Sep 142016

My friends, I have strayed…

Over the last few years, my brewing became more and more sporadic, evidenced by the lack of posts on this site. Increased work responsibilities and other interests were competing for my time and energy and brewing became… a chore. I made a handful of batches to try and stay current, but the brewery gradually fell into disarray. My brewday documentation became non-existent. I stopped reading (and writing) beer articles. The beer, while still drinkable, suffered greatly. I had fallen from grace.

But O! I am nothing if not resilient! The fire was rekindled this weekend when I was convinced by The Hammer to enter my first homebrew competition. The only beer I had available was a Heady Topper clone I brewed a few weeks ago. Everything that could’ve gone wrong with this beer did. First I unknowingly bought an extract kit instead of all grain — oh well, roll with it, it’ll cut a couple hours off the brewday, right? Boil and hops additions went well, until I realized I forgot to use my hop spider — a huge mistake when using a plate chiller. When it came time to chill the beer, my chiller got clogged and I was dead in the water (worter?).

Five gallon Torpedo kegI wound up throwing the wort in the fermentor and leaving it in my basement overnight to cool. Pitched the yeast the following day, then ignored the beer for a month. Did not dry hop it, did not take gravity readings, I couldn’t care less about this brew. Until this competition deadline was looming.

Somewhere on Sunday, as I cleaned my kegs and racked the beer and fought a CO2 leak… as I gazed over the dust-covered, neglected collection of my brewing equipment, I got mad. I was pissed that I had let things go like this. Pissed that I let the world take the fun out of brewing. Pissed as I watched the beer world explode around me, breweries opening every day, homebrewing equipment and ingredients and techniques reaching never before seen heights…pissed at myself that I wasn’t a part of it all.

The next day I went online and ordered the ingredients needed to brew one of my favorite old recipes, Engine 57 Steam Beer. They arrived today, along with a gleaming new keg (pictured above). I’ll be brewing that beer this weekend. Next up is my IPA recipe. Then on to some other styles. I’m not stopping until I have all five of my kegs full of beer. I’m entering these beers into competitions, and I’m going to win medals. I’m getting my brewing mojo back, dammit!!

That Heady clone? Not ready to be competitive yet, and it might never be. It has a harsh hop bitterness in the finish that might mellow with time in cold storage, or might be a result of staying on the trub too long and never fade. Don’t get me wrong, it’s tasty, but I don’t expect a high score from it. It doesn’t matter, though — I entered it anyway. It was more of a symbolic act — atoning for my sins, getting back in the scene, and making some amazing beer.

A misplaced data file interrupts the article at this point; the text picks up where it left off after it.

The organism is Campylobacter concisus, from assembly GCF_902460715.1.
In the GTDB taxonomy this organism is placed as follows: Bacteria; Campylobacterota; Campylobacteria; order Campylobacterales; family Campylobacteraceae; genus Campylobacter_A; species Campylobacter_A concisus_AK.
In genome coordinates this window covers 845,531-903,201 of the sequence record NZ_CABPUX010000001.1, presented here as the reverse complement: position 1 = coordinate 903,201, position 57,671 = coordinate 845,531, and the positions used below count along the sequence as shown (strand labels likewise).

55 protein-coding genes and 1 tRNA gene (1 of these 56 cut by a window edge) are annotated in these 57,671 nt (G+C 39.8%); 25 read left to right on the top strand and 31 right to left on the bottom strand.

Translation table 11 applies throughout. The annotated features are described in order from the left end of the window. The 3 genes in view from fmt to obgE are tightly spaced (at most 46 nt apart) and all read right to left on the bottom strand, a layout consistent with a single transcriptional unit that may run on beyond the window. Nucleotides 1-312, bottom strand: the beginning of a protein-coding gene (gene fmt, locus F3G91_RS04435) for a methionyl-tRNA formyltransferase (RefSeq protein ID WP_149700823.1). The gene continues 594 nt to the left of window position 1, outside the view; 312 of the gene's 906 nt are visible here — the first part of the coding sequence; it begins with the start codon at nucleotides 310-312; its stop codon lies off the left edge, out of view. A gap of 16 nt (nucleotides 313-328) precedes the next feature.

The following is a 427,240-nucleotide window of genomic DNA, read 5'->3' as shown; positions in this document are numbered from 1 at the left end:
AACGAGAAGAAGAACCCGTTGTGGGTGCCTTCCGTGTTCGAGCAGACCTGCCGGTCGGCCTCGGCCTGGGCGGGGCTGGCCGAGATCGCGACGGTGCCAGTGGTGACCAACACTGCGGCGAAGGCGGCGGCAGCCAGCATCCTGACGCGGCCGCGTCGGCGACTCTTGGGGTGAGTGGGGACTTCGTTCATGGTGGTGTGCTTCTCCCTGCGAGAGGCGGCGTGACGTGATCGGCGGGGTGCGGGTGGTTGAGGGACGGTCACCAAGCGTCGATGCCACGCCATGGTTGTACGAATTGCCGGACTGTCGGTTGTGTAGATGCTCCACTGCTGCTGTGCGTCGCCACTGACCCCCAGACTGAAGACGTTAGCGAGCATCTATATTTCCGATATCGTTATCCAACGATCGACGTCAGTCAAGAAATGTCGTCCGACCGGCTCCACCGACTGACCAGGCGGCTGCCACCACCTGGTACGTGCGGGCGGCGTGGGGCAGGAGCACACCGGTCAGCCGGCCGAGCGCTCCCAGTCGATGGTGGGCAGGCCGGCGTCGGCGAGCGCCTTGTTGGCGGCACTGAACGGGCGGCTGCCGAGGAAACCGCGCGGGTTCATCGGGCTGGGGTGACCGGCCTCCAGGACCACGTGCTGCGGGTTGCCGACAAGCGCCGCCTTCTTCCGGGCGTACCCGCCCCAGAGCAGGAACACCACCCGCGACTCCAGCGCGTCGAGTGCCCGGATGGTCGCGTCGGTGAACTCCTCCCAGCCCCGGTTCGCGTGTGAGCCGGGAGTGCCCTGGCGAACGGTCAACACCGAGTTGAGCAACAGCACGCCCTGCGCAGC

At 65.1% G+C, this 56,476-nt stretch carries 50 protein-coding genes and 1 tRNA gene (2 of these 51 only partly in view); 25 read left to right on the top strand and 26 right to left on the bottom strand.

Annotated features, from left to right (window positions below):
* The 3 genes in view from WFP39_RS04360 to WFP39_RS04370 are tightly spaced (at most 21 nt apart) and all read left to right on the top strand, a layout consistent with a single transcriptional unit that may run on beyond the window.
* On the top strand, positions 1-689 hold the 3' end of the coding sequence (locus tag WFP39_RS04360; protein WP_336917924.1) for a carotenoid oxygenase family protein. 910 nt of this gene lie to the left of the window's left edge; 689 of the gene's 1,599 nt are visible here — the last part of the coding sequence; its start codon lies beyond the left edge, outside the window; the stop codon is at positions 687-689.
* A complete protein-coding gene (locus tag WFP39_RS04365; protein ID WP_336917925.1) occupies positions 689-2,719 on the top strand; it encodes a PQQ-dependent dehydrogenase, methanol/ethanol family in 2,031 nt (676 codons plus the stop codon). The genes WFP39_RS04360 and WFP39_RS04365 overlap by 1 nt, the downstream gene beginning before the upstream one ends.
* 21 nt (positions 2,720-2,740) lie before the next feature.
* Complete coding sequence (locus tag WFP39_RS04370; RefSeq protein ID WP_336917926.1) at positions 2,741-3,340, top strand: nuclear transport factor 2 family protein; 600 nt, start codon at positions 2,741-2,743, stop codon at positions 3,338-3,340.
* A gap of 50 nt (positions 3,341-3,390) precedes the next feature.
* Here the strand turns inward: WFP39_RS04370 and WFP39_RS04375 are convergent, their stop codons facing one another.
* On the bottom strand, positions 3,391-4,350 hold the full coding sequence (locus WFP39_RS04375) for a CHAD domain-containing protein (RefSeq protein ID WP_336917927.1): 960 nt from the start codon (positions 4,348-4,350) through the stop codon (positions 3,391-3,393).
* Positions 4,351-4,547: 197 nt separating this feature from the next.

May 022009

Sam Adams LongShot Competition

Sam Adams LongShot Competition

I was cruising the aisles of the ol’ neighborhood purveyor of fine spirits when I came across the Sam Adams 2008 LongShot sixer. If any of you are unfamiliar with the LongShot Contest, it is Sam Adam’s annual homebrew competition. The main prize, of course, is that some beer blogger cruising his local liquor store is going to be able to buy your beer and write about it – that’s right, national distribution by the Boston Beer Co.

Each year, three winners are selected – two homebrewers, and one Sam Adams employee brewing on their own. The top four non-employee finalists in the competition get a “most expenses paid” trip to the GABF for them and a guest, and the two Grand Champions are announced at the festival. The Grand Champions get a $5,000 one-time royalty for their recipe, which is then mass-produced and sold in the LongShot six-pack (which contains two of each of the three winning recipes).

I’ve been planning to enter this competition since 2006, and guess what – I missed the deadline again! The cutoff for 2009 entries was yesterday, and that doesn’t give me much time to get a beer brewed up, bottled, and shipped out. That means it will be at least two years before you see my mug plastered on a Sam Adams label. However, it doesn’t mean I can’t enter some other competitions, which has been a homebrewing goal of mine since I started the craft.

Are any of you guys big competition brewers? I hear the first step is to actually brew a beer, so I’m going to get working on that. I’ll let you know if I wind up entering any comps this year. And if any of you sent some bottles to LongShot, good luck to you! Shoot me a comment and let me know you’re in the mix.